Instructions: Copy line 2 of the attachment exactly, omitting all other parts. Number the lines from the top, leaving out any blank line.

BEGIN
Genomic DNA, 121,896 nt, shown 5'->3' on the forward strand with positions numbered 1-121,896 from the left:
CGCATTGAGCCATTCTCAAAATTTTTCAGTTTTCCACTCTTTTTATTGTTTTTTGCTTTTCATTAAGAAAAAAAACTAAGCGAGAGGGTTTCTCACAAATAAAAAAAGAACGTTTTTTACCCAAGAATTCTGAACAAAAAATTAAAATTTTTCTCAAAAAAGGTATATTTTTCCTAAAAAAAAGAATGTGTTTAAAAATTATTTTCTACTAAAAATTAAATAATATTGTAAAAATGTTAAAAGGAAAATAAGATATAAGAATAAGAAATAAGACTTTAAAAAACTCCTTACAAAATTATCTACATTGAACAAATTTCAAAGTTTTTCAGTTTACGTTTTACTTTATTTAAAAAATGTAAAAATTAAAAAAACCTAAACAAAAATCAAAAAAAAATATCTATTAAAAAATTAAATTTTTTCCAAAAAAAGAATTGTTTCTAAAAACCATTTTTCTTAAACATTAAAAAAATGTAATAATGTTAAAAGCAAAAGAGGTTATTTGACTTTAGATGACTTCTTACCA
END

CGCATTGAGCCATTCTCAAAATTTTTCAGTTTTCCACTCTTTTTATTGTTTTTTGCTTTTCATTAAGAAAAAAAACTAAGCGAGAGGGTTTCTCACAAATAAAAAAAGAACGTTTTTTACCCAAGAATTCTGAACAAAAAATTAAAATTTTTCTCAAAAAAGGTATATTTTTCCTAAAAAAAAGAATGTGTTTAAAAATTATTTTCTACTAAAAATTAAATAATATTGTAAAAATGTTAAAAGGAAAATAAGATATAAGAATAAGAAATAAGACTTTAAAAAACTCCTTACAAAATTATCTACATTGAACAAATTTCAAAGTTTTTCAGTTTACGTTTTACTTTATTTAAAAAATGTAAAAATTAAAAAAACCTAAACAAAAATCAAAAAAAAATATCTATTAAAAAATTAAATTTTTTCCAAAAAAAGAATTGTTTCTAAAAACCATTTTTCTTAAACATTAAAAAAATGTAATAATGTTAAAAGCAAAAGAGGTTATTTGACTTTAGATGACTTCTTACCA